Jean Antoine de Baïf was a French poet and member of the Pléiade.
He was born in Venice, the natural son of the scholar Lazare de Baïf, who was at that time French ambassador at Venice. Thanks, perhaps, to the surroundings of his childhood, he grew up an enthusiast for the fine arts, and surpassed in zeal all the leaders of the Renaissance in France. His father spared no pains to secure the best possible education for his son. The boy was taught Latin by Charles Estienne, and Greek by Ange Vergèce, the Cretan scholar and calligraphist who designed Greek types for Francis I.
When he was eleven years old he was put under the care of the famous Jean Daurat. Ronsard, who was eight years his senior, now began to share his studies. Claude Binet tells how young Baïf, bred on Latin and Greek, smoothed out the tiresome beginnings of the Greek language for Ronsard, who in return initiated his companion into the mysteries of French versification.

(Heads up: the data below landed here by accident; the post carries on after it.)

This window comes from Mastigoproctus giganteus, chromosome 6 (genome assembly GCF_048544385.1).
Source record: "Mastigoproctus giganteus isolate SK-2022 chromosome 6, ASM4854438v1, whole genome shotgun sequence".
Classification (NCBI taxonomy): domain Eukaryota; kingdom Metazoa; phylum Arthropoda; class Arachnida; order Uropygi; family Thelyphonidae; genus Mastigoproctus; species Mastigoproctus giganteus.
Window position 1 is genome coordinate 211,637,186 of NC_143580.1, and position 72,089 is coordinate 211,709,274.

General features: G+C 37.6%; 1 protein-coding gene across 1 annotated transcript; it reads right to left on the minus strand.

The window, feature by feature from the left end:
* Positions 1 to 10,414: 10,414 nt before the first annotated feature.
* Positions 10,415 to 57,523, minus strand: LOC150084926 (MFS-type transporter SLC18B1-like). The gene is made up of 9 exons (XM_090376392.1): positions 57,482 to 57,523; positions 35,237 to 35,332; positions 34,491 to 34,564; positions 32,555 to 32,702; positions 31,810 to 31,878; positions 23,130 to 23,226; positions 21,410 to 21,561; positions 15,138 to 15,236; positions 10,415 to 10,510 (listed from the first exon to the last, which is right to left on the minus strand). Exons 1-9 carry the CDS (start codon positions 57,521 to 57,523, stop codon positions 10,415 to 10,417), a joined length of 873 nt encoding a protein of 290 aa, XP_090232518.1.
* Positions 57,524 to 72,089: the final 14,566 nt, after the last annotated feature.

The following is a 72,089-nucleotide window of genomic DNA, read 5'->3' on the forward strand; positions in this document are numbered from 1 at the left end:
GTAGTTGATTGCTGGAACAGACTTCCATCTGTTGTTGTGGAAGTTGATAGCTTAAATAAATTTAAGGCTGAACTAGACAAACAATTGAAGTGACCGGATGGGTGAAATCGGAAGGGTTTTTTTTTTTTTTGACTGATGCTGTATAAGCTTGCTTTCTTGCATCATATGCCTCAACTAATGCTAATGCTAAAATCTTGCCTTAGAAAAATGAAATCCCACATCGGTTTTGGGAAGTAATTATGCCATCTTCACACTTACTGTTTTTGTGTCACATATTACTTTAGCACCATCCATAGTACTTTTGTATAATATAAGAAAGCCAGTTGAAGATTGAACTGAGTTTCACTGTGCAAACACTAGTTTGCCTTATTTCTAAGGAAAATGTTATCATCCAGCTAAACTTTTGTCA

Baïf possessed an extraordinary facility, and the mass of his work has injured his reputation. Besides a number of volumes of short poems of an amorous or congratulatory kind, he translated or paraphrased various pieces from Bion, Moschus, Theocritus, Anacreon, Catullus and Martial. He resided in Paris, and enjoyed the continued favor of the court. In 1570, in conjunction with the composer Joachim Thibault de Courville, with royal blessing and financial backing, he founded the Académie de musique et de poésie, with the idea of establishing a closer union between music and poetry; his house became famous for the concerts which he gave, entertainments which Charles IX and Henry III frequently attended. Composers such as Claude Le Jeune, who was to become the most influential musician in France in the late 16th century, and Jacques Mauduit, who carried the Academie's ideas into the 17th century, soon joined the group, which remained secretive as to its intents and techniques.
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